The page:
Some things take on a life of their own, even when they’re not actually living. AI will likely slot into this category.
When Bill Gates suggests America tax robots not only to provide opportunities to those squeezed from the middle class but to also slow down innovation, he’s analyzing the situation as it if it existed inside a vacuum. That’s not the way technology proceeds.
Developing new tools is part of a constant competition among and within states and corporations. Innovating is paramount to maintaining a competitive edge in the marketplace or battlefield. Of course, holding your position or gaining an advantage means a nation (or nations) may be careering down a perilous path. Being militarily prepared for danger can, paradoxically, be very dangerous. The same will be true of biotech.
From Morgan Chalfant’s The Hill story about the surprising speed with which robotic soldiers may be reporting for duty:
Peter Singer, a strategist at the New America Foundation, said that artificial intelligence is among potential “disruptions” being developed in the realm of cyber conflict.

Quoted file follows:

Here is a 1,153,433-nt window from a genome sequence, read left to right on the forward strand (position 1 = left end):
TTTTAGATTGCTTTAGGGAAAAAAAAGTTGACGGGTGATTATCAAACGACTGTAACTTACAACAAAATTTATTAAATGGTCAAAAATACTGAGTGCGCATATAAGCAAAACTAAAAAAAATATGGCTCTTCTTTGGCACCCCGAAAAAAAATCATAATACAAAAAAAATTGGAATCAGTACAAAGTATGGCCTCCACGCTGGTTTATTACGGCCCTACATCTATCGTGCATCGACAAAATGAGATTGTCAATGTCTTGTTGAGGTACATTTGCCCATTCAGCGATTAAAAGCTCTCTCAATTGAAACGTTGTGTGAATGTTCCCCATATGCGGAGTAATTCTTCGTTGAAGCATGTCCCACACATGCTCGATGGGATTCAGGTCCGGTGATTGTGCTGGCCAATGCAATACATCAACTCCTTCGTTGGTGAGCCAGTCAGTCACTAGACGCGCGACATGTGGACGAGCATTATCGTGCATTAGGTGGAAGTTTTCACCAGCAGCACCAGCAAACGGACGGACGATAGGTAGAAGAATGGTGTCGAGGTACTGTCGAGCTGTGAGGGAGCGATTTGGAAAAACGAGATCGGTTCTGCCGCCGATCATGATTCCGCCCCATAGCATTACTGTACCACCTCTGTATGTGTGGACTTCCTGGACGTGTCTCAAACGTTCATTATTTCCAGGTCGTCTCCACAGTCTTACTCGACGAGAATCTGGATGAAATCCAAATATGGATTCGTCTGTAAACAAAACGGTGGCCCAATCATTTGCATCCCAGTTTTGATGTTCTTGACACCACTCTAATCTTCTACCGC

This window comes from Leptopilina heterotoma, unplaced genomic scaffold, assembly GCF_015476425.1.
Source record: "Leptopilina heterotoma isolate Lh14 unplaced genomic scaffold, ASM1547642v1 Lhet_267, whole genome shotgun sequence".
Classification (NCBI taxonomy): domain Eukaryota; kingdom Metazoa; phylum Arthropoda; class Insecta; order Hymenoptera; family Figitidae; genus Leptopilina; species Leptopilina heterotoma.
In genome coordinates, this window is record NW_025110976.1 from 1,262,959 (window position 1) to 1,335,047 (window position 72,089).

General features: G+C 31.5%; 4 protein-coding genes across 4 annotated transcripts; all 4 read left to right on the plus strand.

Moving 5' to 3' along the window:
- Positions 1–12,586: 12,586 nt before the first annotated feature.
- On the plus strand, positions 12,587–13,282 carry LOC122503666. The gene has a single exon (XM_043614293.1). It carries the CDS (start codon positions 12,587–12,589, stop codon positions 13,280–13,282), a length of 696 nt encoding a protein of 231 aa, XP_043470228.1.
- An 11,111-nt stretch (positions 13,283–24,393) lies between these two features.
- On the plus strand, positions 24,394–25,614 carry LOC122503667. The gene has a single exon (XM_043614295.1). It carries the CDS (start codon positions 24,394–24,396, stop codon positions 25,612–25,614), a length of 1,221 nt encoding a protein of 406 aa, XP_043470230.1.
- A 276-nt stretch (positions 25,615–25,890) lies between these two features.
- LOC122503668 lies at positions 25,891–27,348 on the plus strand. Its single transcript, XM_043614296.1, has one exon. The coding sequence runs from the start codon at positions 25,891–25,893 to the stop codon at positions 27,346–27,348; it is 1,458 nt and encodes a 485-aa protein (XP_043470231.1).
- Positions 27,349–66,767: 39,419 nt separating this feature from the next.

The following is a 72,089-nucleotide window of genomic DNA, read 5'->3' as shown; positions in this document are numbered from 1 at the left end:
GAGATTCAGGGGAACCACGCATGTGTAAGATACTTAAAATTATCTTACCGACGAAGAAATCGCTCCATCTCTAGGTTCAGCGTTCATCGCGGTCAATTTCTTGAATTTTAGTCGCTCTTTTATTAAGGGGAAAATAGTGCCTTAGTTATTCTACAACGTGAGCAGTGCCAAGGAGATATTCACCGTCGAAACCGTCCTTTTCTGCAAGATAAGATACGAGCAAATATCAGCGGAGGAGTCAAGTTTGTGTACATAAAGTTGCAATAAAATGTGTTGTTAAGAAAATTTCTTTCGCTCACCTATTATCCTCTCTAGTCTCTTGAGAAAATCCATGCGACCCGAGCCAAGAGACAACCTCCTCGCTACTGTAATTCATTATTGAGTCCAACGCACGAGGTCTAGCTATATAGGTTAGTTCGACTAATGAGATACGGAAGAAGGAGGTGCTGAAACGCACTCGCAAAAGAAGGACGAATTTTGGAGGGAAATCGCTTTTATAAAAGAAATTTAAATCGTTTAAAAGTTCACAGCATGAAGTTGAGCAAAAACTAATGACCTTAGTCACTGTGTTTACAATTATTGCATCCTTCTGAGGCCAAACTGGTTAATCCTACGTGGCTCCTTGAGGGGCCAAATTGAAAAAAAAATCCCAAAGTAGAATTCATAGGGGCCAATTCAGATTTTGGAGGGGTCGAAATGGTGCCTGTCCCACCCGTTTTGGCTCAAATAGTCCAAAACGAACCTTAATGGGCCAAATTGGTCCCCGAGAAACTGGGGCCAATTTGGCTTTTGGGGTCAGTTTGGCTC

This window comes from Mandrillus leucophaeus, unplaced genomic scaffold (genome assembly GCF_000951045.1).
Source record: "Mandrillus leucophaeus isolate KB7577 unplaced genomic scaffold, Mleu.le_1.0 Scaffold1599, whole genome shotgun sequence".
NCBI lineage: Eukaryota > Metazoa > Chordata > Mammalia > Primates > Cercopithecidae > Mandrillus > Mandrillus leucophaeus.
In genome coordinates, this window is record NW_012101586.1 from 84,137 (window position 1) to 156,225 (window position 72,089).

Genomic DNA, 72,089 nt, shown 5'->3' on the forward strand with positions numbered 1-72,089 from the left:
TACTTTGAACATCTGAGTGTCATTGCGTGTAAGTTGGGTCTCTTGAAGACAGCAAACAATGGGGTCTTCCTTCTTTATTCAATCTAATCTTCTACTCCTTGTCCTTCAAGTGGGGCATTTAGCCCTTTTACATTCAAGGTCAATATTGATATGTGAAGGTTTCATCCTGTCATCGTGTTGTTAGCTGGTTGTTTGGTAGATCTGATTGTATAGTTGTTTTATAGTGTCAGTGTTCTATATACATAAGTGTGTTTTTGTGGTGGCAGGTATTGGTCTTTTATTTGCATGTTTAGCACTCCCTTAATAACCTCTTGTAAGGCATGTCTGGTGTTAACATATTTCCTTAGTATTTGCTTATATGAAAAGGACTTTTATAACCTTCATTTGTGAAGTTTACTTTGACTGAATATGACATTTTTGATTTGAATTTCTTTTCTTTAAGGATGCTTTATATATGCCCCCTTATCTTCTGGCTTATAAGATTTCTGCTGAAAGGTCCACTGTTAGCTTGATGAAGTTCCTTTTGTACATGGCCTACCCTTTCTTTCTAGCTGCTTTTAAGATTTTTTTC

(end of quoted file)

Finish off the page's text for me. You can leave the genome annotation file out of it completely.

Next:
“It’s not just when is it going to happen, but we don’t yet know is it going to privilege the offense or defense, what are going to be the affects of it,” Singer said, recommending that Congress hold a classified hearing on where the U.S. stands in comparison to likely adversaries on this capability.
“We don’t want to fall behind,” he said.
Healey expressed concerns about the possibility of artificial intelligence augmenting our adversaries’ offensive capabilities more significantly than the United States’ defense of its critical infrastructure.
“The part of it that particularly worries me the most is that on the defensive side many people are thinking that artificial intelligence, new heuristics, better analytics and automation are going to help the defense, that if only we can roll these things out faster we will be better and the system will be more stable,” Healey explained.
“I think that these technologies are going to aid the offense much more than it aids the defense because to defend against these kinds of attacks, you need your own super computer,” he continued.
Healey warned that while the Pentagon can afford computer systems necessary to defend against adversaries using artificial intelligence, small- or mid-sized enterprises that own U.S. critical infrastructure cannot.
“It leaves much of America undefended,” he said.•